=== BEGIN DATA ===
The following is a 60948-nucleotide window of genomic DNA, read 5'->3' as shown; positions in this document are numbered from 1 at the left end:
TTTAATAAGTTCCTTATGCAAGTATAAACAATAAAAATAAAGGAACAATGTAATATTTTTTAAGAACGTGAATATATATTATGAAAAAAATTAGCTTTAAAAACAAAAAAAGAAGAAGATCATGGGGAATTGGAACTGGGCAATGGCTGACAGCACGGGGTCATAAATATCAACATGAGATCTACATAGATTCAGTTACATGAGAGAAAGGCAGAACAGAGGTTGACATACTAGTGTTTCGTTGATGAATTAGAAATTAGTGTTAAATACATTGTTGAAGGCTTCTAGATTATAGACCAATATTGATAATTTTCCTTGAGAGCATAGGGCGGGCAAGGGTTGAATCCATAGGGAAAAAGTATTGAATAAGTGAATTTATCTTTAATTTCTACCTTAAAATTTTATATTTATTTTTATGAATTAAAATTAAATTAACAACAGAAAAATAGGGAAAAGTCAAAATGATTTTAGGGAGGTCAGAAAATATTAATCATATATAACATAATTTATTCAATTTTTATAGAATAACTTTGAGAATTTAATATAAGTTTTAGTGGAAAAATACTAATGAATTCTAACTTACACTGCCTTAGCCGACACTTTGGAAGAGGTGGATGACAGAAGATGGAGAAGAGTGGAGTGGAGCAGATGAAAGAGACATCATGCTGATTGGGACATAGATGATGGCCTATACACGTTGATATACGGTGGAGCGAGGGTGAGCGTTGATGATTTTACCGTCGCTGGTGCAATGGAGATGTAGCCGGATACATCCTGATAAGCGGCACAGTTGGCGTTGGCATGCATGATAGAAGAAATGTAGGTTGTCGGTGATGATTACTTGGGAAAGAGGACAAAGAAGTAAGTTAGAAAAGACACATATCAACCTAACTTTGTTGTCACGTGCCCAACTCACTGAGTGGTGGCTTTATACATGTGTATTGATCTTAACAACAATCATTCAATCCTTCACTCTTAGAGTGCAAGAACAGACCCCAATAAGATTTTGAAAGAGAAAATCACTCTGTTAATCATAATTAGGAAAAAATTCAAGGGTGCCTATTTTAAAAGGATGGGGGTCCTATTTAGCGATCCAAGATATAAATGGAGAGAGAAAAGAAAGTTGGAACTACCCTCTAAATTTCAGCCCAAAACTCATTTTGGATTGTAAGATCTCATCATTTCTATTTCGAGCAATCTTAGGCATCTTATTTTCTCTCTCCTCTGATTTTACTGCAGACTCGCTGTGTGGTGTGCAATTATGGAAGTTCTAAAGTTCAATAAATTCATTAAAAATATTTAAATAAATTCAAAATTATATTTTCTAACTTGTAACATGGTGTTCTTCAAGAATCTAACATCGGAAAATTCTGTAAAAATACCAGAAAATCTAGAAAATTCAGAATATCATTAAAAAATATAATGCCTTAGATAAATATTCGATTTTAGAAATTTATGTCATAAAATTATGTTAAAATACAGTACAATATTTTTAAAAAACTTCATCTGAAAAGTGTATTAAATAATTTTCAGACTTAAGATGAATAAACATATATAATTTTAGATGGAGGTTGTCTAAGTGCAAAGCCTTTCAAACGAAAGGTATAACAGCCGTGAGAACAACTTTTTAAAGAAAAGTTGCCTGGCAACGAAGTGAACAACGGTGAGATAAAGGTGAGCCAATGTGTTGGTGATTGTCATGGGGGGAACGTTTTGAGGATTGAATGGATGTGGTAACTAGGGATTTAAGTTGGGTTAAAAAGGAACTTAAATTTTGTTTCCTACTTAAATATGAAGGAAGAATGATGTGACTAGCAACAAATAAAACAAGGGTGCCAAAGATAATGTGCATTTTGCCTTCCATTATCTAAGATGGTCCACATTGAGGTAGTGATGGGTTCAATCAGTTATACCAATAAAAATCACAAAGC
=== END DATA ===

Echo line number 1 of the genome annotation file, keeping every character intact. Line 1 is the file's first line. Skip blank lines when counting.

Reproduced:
The following is a 60948-nucleotide window of genomic DNA, read 5'->3' as shown; positions in this document are numbered from 1 at the left end: